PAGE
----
How the British Heart Foundation is scaling digital

The British Heart Foundation does vitally important work funding research into heart and circulatory diseases, aiming to spend around £100 million a year.

A large chunk of that money comes from its retail division. Last year its 732 shops, including 160 furniture and electrical outlets, generated £22.9 million in profit in the UK. “While our shops and stores remain vibrant community hubs, our growing online activity saw us sell 143,000 items on eBay, helping us to bring in £5.4 million across eBay and online sales,” it added in its annual report. 

However, the charity realised it needed to modernise its IT infrastructure and scale its website – an increasingly important channel for driving fundraising, stakeholder engagement, and growing online retail.

“The website was previously hosted by a small company on a platform no longer able to suit its growth plans”, says Mary O’Callaghan, director of technology engagement at the British Heart Foundation.

“So we took the decision to move to the Azure platform, because we thought that would be the best place for us to grow for scalability. We recognised we needed a good partner, as we had limited expertise in Azure. We wanted to work with somebody who wouldn’t do [the technology] to us, but with us and help us and our teams learn.”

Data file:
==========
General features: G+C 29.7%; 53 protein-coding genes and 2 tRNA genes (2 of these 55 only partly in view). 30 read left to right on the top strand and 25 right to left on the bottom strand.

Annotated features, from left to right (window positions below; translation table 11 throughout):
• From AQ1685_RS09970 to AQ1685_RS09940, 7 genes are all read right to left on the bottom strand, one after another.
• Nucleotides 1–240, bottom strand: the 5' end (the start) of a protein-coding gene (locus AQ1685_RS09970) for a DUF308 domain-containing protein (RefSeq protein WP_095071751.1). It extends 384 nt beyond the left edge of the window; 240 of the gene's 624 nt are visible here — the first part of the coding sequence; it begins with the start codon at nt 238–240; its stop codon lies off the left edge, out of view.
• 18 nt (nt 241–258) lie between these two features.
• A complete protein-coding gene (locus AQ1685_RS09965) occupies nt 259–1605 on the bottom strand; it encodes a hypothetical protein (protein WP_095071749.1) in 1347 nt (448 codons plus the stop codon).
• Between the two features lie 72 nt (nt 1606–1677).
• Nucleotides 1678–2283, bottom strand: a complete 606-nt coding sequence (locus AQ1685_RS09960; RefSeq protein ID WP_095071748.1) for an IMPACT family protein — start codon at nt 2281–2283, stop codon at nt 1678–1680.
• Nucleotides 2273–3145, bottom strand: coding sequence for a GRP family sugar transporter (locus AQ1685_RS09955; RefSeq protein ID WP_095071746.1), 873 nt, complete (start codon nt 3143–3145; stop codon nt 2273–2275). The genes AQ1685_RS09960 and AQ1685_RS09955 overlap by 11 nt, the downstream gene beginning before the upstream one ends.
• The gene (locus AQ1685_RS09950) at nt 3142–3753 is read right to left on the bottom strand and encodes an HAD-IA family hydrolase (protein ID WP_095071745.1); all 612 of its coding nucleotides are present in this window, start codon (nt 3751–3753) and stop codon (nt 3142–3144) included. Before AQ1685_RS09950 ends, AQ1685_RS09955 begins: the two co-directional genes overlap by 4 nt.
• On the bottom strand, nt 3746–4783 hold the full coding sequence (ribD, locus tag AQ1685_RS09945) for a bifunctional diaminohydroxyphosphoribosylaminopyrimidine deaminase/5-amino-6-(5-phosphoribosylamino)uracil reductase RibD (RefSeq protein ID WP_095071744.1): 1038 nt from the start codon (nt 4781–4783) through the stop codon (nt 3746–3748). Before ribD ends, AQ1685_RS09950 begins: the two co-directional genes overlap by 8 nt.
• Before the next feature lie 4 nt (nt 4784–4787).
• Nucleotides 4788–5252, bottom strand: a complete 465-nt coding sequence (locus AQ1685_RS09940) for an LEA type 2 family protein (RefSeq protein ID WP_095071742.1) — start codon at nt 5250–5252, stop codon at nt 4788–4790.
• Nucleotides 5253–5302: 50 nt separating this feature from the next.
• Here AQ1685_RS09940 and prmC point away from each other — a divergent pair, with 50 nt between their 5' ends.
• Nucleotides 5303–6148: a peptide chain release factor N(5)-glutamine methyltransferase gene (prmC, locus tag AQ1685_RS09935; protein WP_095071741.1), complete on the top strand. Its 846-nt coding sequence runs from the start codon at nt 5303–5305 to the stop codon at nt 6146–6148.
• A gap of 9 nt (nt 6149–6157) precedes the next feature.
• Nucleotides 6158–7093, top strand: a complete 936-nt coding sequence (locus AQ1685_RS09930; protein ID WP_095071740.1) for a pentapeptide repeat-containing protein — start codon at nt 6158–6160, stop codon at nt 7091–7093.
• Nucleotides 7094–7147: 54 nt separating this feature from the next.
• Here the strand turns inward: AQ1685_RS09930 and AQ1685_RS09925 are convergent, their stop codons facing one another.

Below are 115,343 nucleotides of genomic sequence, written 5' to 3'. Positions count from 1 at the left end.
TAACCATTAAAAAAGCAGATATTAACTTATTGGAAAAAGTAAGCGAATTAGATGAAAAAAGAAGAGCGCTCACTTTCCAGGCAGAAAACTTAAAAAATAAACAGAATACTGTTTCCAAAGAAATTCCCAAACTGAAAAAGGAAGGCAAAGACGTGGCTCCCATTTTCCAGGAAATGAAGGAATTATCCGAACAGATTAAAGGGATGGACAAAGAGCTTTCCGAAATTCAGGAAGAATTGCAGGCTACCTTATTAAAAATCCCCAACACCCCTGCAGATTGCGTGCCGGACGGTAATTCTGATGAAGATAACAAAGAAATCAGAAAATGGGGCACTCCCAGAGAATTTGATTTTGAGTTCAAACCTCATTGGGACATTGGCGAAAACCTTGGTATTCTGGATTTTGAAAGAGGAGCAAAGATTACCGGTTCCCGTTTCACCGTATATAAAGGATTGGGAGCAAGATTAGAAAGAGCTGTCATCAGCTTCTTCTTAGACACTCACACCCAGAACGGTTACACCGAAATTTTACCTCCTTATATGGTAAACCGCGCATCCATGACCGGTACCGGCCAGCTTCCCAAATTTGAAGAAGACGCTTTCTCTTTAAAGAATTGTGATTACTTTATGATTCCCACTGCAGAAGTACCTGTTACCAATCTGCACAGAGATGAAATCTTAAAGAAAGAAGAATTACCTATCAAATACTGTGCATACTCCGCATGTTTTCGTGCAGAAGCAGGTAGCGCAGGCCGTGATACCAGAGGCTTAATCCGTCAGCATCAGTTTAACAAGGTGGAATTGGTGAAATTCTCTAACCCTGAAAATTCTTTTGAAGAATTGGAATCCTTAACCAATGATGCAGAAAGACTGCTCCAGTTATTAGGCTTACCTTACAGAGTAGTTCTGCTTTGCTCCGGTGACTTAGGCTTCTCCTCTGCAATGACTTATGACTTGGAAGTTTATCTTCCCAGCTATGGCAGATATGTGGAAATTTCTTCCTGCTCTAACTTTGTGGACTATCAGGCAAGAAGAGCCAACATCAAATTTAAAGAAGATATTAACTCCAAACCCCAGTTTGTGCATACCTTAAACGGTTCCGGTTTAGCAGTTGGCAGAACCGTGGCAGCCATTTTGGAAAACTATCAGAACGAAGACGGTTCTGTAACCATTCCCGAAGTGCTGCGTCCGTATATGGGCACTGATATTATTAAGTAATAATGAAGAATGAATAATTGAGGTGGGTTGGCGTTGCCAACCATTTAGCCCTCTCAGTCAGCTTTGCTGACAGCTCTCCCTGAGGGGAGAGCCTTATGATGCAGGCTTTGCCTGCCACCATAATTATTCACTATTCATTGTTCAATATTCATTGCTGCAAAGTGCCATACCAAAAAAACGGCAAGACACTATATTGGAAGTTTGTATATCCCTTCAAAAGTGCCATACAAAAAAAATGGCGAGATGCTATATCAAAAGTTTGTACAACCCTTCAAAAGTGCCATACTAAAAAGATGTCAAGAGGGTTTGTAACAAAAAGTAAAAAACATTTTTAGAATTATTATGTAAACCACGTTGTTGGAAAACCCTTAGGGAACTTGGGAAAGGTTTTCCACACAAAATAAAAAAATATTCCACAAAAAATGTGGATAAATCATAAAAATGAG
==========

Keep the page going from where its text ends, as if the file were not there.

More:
Working with Rackspace, the charity was able to relaunch the site without any downtime – despite a couple of hiccups along the way and the charity simultaneously launching a brand redesign. “It was a busy time!” 

“Now the site has become a lot more reliable and we’re no longer anxious when we’re planning really big campaigns. The website is on a stable platform, security has been improved and we’re able to see what’s going on and react to any issues in real time. We just feel more confident in what it is doing.” 

Heavy lifting

The site has also allowed the charity to introduce a number of operational changes, not least in its retail business. 

“We’re on a bit of a transformational journey,” says Gareth Campbell Julian, head of retail change and central operations at BHF.

One such change has been the move from people having to find the individual number of shops in order to arrange the collection of large items. Now they can interact with the charity online. “In the past when we had less reliable infrastructure, we weren’t confident we could keep people digital.”

Having a digital overview of what items are coming is fundamentally changing the way the charity manages its stock – allowing it to better allocate items to appropriate stores, matching supply and demand, as well as plan driver routes more efficiently and take miles off the road. “Now it’s much more joined up,” says Campbell Julian.

O’Callaghan believes the charity’s digital journey has drastically changed the way it operates. “In the last couple of years, we’ve been able to get much closer working with colleagues in retail to make sure technology really understands what they want to do.. and make sure the website, digital platforms are [meeting those needs] efficiently and effectively.

“That is only going to grow with some of our ambitions,” she adds.

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